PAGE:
It could not be admitted to be good news that we still sin. It is the daily burden and grief of the Christian that he must still wrestle with that indwelling sin which is so offensive to God, and so offensive to his heaven-born nature. Nevertheless, we find in this confirmation that in our flesh there dwells no good thing. Moreover, we are preserved from despondency in this battle, because of the comfort that John hastens to provide us. Yes, the apostle has reminded us that we still contend with sin, and too often fall before it. But he also reminds us that there is forgiveness with the Lord. He points us to the glorious principle of Proverbs 28:13, that he who confesses and forsakes his sin will find mercy. Those who recognize their sinfulness, and come to God in full and frank confession, hiding nothing, will find Him not cold and harsh, but graciously accepting our repentance, and cleansing us with the blood of His Son.
John would emphasize to us here the absolute necessity of perfect frankness with God. That verse from Proverbs mentioned above begins with the warning, “He that covereth his sin shall not prosper.” We cannot afford to be duplicitous with God. It is useless to attempt to conceal anything from Him, for He sees all and knows all. Since He knows every sin we have committed, even the ones which may have escaped our notice, it behooves us to acknowledge His omniscience by humbly confessing all the sins of which we become cognizant, admitting their guilt and ill desert, and imploring always fresh mercy. Those who come to God in such a spirit of humility and contrition never fail to be accepted, and all because of the work of the Mediator on our behalf. God delights in mercy, and thus He delights to wash away the guilt of those who confess their sins to Him.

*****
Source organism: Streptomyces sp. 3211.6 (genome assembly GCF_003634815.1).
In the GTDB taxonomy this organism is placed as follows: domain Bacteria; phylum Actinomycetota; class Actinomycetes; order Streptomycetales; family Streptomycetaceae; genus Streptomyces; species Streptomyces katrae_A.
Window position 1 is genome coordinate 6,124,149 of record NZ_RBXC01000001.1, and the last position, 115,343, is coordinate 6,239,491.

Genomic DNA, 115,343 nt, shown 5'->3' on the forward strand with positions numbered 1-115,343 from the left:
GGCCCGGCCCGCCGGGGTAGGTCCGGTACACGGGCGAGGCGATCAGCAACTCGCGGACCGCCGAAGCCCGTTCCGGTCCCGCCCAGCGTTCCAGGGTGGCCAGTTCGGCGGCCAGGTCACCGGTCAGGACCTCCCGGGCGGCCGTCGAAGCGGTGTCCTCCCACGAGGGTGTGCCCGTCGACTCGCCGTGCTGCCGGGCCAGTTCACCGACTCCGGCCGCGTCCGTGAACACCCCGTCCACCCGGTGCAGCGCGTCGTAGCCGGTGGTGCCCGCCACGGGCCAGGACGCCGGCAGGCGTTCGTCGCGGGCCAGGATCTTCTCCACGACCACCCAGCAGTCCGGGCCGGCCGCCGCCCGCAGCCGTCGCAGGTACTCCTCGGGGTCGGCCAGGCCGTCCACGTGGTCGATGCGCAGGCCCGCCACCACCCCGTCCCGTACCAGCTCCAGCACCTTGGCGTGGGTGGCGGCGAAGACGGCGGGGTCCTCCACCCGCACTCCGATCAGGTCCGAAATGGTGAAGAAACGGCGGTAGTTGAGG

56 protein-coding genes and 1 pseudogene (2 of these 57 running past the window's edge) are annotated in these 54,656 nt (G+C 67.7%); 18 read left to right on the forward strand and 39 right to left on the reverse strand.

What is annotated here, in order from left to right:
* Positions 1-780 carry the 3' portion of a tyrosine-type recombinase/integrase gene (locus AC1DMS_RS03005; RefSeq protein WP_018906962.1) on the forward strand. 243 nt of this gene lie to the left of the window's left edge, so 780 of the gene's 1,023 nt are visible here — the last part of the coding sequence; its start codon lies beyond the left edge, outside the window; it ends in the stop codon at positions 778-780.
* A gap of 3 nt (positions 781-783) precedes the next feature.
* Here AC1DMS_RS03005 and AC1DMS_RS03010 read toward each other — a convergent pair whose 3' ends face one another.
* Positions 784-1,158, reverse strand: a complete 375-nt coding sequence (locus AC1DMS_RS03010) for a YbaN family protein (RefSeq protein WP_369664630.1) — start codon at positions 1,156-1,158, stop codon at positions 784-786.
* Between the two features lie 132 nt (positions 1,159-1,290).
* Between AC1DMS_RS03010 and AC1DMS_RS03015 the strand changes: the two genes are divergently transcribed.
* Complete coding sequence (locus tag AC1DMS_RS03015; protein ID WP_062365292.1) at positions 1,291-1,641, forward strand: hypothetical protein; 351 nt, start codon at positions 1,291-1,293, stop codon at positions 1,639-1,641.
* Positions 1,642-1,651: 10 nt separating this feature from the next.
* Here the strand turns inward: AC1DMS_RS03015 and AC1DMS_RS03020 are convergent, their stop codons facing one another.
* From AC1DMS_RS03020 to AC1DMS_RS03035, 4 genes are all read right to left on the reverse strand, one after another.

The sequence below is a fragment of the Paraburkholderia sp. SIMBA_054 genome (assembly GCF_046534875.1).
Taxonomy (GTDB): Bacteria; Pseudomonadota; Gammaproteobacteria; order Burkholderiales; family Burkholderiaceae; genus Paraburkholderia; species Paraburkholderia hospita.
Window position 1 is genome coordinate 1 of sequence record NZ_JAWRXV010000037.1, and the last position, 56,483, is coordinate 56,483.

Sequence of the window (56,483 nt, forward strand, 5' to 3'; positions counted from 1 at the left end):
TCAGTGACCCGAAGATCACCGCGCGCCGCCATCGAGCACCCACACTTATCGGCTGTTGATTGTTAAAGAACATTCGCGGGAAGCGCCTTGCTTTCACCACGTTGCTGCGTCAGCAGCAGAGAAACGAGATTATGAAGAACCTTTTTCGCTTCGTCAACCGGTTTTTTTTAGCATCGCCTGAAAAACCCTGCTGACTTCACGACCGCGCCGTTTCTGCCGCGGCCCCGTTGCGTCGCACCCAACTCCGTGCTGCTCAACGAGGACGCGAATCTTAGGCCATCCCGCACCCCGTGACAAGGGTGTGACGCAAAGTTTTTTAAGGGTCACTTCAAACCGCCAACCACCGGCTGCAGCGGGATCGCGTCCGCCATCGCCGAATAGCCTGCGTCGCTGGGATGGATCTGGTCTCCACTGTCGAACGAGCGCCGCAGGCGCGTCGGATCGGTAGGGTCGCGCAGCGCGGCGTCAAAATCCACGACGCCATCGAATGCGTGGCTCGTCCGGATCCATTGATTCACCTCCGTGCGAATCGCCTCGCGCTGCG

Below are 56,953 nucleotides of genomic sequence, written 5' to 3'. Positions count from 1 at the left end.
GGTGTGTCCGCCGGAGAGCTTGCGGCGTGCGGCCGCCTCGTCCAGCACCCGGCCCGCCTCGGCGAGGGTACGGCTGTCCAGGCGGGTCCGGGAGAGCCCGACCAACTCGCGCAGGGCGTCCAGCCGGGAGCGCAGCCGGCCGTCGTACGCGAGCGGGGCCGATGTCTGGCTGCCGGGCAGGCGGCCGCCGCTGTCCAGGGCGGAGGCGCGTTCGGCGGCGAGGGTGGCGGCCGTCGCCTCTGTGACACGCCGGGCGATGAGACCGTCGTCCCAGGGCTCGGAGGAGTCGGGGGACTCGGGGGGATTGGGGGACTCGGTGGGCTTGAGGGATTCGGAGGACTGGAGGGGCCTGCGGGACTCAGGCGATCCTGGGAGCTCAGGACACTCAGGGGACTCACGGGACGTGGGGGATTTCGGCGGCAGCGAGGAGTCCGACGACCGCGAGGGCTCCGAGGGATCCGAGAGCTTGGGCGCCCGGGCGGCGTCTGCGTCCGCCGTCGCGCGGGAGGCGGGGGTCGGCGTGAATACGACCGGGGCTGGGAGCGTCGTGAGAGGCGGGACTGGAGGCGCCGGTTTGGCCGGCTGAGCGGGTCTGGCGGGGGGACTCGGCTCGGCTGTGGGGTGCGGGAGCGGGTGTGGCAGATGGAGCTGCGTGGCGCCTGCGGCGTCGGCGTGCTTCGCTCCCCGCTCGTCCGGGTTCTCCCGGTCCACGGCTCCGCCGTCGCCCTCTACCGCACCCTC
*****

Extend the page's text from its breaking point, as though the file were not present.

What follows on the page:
God is both “faithful” and also “just” in forgiving our sins. How might this be? Is it not a breach of justice for Him to overlook the sin of one guilty party, while imputing the guilt and exacting the full punishment upon others? Not at all. The genius of the Gospel is that it makes God to be both just, and the justifier of Him that believeth in Jesus. God overlooks no sin. Every sin that has ever been committed in His universe will be equitably punished. The sin of impenitent men and fallen angels will plunge them into the abyss of hell for eternity. Those who arrive safe in glory, to enjoy the new heaven and the new earth, will do so not because God has conveniently overlooked their transgressions, but because their guilt was imputed to Christ, Who suffered for it on the cross, bearing the full penalty in His own body. This is the only way guilt can be removed short of hell. No other religion in the world provides such a remedy for guilt. This is the one sacrifice that can truly take away sin, and it will do so forever for those who trust in the sinner’s great Substitute.
Not only is God just to forgive those who confess their sins and plead for mercy, He is also “faithful.” This word points us to the promises of God. The Scripture is full of heavenly oracles which pledge forgiveness even for the wicked, if they will confess and forsake their sins, and seek the Lord. If the wicked man will forsake his ways, and the unrighteous man his thoughts, and turn unto the Lord, they will find Him a God Who abundantly pardons. The Saviour Himself offered the promise that He will receive the weary and heavy laden, those crushed under a burden of guilt, desperately seeking a remedy before they are plunged into the regions of woe. He pledged His own character upon the promise, “Him that cometh to Me I will in no wise cast out.” Many more promises could be multiplied, but the point is sufficiently made. The God that cannot lie has given His word that all sinners, no matter how black their record of crime, who turns to him in genuine repentance, seeking His mercy, will surely obtain that for which they seek. Through Jesus Christ, God’s promises are yea and amen. Through Christ, our God is both faithful and just to forgive us our sins. This is the comfort of the sinner who first comes to Christ, and it is the comfort of the Christian who still wrestles with those malignant foes, the world, the flesh, and the devil.